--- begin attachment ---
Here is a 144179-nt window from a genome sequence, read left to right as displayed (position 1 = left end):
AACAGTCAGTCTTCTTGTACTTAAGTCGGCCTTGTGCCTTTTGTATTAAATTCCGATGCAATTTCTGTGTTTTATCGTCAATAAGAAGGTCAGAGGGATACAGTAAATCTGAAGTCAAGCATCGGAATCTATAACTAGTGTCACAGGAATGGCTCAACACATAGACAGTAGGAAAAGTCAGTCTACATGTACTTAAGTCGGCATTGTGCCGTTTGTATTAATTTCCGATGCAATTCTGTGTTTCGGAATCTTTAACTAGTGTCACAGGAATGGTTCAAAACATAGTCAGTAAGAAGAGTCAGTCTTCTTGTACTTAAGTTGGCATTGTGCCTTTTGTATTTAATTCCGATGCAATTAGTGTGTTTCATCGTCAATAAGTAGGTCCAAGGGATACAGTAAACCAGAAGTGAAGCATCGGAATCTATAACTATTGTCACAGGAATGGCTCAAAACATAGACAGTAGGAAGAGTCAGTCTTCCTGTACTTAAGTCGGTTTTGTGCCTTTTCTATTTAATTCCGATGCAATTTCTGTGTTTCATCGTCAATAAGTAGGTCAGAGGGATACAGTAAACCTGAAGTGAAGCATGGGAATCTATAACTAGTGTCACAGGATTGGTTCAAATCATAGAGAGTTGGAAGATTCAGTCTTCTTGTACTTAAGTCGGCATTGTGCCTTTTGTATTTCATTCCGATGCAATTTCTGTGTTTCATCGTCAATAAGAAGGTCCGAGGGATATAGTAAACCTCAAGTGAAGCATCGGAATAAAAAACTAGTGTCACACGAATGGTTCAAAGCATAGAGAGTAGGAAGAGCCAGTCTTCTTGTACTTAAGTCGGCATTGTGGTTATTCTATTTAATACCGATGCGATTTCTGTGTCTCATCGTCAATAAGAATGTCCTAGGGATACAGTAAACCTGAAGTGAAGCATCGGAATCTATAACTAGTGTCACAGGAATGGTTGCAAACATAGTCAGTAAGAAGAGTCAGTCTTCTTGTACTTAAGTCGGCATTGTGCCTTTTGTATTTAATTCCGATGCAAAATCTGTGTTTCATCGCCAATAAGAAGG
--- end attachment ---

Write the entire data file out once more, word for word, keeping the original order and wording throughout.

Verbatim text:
Here is a 144179-nt window from a genome sequence, read left to right as displayed (position 1 = left end):
AACAGTCAGTCTTCTTGTACTTAAGTCGGCCTTGTGCCTTTTGTATTAAATTCCGATGCAATTTCTGTGTTTTATCGTCAATAAGAAGGTCAGAGGGATACAGTAAATCTGAAGTCAAGCATCGGAATCTATAACTAGTGTCACAGGAATGGCTCAACACATAGACAGTAGGAAAAGTCAGTCTACATGTACTTAAGTCGGCATTGTGCCGTTTGTATTAATTTCCGATGCAATTCTGTGTTTCGGAATCTTTAACTAGTGTCACAGGAATGGTTCAAAACATAGTCAGTAAGAAGAGTCAGTCTTCTTGTACTTAAGTTGGCATTGTGCCTTTTGTATTTAATTCCGATGCAATTAGTGTGTTTCATCGTCAATAAGTAGGTCCAAGGGATACAGTAAACCAGAAGTGAAGCATCGGAATCTATAACTATTGTCACAGGAATGGCTCAAAACATAGACAGTAGGAAGAGTCAGTCTTCCTGTACTTAAGTCGGTTTTGTGCCTTTTCTATTTAATTCCGATGCAATTTCTGTGTTTCATCGTCAATAAGTAGGTCAGAGGGATACAGTAAACCTGAAGTGAAGCATGGGAATCTATAACTAGTGTCACAGGATTGGTTCAAATCATAGAGAGTTGGAAGATTCAGTCTTCTTGTACTTAAGTCGGCATTGTGCCTTTTGTATTTCATTCCGATGCAATTTCTGTGTTTCATCGTCAATAAGAAGGTCCGAGGGATATAGTAAACCTCAAGTGAAGCATCGGAATAAAAAACTAGTGTCACACGAATGGTTCAAAGCATAGAGAGTAGGAAGAGCCAGTCTTCTTGTACTTAAGTCGGCATTGTGGTTATTCTATTTAATACCGATGCGATTTCTGTGTCTCATCGTCAATAAGAATGTCCTAGGGATACAGTAAACCTGAAGTGAAGCATCGGAATCTATAACTAGTGTCACAGGAATGGTTGCAAACATAGTCAGTAAGAAGAGTCAGTCTTCTTGTACTTAAGTCGGCATTGTGCCTTTTGTATTTAATTCCGATGCAAAATCTGTGTTTCATCGCCAATAAGAAGG